The problem with the I Quit Sugar message

Dr Nick Fuller
Leading Obesity Expert at the University of Sydney and founder of Interval Weight Loss.

The news came as a huge shock to everyone, even people dialled into the food world. 

After an unsuccessful attempt to sell, Sarah Wilson announced last month that she is closing the doors to her health and wellness business ‘I Quit Sugar’ just 7 years after its conception. 

Wilsons says it all began with a "gentle experiment", which then turned into a multi-million dollar blockbuster. 

According to their company figures more than 1.5 million people have quit sugar. BUT what does this actually mean? One and a half million 8-week I Quit Sugar online programs have been sold? After all, it’s only an 8-week program and it would be very easy to succeed, go back to old habits and then buy into the program again.

Or is it as bold a statement that this number of people have thrown away the sweet stuff for good? An unconvincing argument for the latter considering many of the I Quit Sugar recipes themselves contain sugar – specifically expensive sugar alternatives like rice malt syrup. So what does I Quit Sugar really mean?

Wilson has been a pioneer in raising awareness of a significant societal issue. Beyond the messaging around reducing sugar, she's pushed reducing food waste, consuming less and a whole lot of other commendable messages.

And there is no doubt that there are a percentage, albeit small, of people that have been inspired by this relentless message crucifying sugar and that have managed to change their life for the better. But Wilsons's cute sell and neatly packaged eight weeks fail to address the real issue at hand.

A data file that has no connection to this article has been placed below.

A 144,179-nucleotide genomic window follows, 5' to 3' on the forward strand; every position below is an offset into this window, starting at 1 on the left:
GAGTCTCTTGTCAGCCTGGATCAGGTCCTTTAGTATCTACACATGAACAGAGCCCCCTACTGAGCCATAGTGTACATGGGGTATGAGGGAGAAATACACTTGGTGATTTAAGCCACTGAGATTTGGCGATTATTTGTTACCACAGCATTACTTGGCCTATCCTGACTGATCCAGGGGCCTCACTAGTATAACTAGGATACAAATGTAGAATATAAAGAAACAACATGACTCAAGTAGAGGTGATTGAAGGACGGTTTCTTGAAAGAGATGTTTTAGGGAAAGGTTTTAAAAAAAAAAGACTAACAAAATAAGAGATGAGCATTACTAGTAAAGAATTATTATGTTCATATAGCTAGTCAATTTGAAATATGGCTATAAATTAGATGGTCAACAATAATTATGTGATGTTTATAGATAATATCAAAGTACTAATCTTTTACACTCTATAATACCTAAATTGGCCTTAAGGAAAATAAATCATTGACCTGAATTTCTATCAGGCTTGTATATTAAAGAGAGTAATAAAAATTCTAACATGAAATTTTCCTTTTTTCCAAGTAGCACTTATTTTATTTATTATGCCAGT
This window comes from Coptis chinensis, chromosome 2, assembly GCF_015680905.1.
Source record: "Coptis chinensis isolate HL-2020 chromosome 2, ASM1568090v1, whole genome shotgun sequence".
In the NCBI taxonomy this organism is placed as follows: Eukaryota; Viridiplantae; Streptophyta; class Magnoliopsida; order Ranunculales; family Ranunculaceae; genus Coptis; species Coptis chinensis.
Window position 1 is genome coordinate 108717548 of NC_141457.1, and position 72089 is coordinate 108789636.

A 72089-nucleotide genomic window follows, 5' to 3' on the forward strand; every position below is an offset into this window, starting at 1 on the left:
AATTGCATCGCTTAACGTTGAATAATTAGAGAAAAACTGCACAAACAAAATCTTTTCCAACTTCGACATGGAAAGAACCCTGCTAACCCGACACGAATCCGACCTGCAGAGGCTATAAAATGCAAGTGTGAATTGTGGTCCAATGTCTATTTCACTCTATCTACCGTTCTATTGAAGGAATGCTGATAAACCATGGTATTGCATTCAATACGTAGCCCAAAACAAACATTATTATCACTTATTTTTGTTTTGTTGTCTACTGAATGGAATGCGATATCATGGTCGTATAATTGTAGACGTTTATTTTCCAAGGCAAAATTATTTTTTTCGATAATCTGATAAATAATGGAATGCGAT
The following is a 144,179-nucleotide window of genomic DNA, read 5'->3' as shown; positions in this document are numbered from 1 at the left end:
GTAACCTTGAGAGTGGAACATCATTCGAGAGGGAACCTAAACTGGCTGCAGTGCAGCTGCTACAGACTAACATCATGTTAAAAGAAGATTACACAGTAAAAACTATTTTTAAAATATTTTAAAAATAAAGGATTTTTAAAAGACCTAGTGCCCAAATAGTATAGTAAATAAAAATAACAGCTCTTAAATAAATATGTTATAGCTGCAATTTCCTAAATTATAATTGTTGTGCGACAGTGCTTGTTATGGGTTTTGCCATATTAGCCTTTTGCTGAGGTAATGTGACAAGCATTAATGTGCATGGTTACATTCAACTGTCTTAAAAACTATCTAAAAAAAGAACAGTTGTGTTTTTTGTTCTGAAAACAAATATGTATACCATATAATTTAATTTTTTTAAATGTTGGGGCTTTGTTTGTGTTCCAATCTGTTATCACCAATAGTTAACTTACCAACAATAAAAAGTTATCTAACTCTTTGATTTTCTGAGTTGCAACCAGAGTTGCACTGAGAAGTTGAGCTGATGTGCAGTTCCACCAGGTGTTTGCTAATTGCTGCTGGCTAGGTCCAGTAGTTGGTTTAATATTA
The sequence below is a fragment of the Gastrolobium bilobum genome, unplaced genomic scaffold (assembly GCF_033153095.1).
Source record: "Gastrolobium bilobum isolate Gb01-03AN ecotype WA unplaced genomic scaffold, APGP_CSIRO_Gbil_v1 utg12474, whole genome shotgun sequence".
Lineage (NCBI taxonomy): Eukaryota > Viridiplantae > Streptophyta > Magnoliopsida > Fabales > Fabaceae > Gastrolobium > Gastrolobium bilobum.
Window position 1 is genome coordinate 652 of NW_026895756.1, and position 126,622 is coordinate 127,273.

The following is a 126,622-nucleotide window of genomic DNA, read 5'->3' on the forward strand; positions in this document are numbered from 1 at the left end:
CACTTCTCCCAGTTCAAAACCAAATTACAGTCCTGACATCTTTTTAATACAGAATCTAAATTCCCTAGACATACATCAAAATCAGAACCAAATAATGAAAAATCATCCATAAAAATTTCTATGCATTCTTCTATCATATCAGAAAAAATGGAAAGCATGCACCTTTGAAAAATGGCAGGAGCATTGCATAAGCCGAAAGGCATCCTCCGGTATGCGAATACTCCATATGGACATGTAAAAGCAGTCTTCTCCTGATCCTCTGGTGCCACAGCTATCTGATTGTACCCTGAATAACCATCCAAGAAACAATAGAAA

An 8-week or 12-week sugar-free plan where you are told to cut out sugar and certain foods perpetuates a fear of food and a dieting mentality. People get short-term results but end up in a worse off position than before they started because such a restrictive diet can result in a fear of food. The sugar-free message is confusing and not based on scientific evidence - it's all anecdata.

Generally speaking advocates for sugar-free diets say to avoid table sugar, some natural sweeteners like maple syrup and honey, sweets, condiments, soft drinks and a selection of fruits - an arbitrary list of foods to avoid which has no substance to its claim. There is no argument that excess sugar from processed foods is not good for our health but nor is an unhealthy and unbalanced diet that requires one to omit specific foods for no certain reason. This only causes followers of any form of restrictive diet to obsess about their eating habits in fear that they will eat something that’s not allowed. Inadvertently, what you end up with is a dieting mentality and a cultural obsession with weight loss and body image.

You certainly don’t need to quit sugar to lose weight and improve your wellbeing. Instead, you need to make room for a healthier relationship with food and body image. Some foods that are black listed on sugar-free diets contain naturally occurring sugars which are good for our health. Yes, we need to reduce our consumption of sugar but this needs to happen by reducing our intake of processed – otherwise known as discretionary - foods like sweets, bakery goods, soft drinks, cakes and chocolate. This doesn’t mean reducing your consumption of foods like fruit and dairy, or dairy alternatives that contain naturally occurring sugars. These foods are protective for our health and should be part of one’s daily eating plan.

The take home message

Quitting sugar needs to focus on reducing consumption of processed or discretionary foods, eating more fruit and vegetables, drinking more milk, and of course cooking more food at home. And most importantly - the key to any balanced and sensible eating plan - savour those treat foods you really love.

About Dr Nick Fuller

Dr Nick Fuller is the founder of Interval Weight Loss and is a leading obesity expert at the University of Sydney with a Ph.D. in Obesity Treatment. Dr Fuller is also the author of three best-selling books and his work been published in top ranked journals in the medical field, including JAMA, Lancet and American Journal of Clinical Nutrition.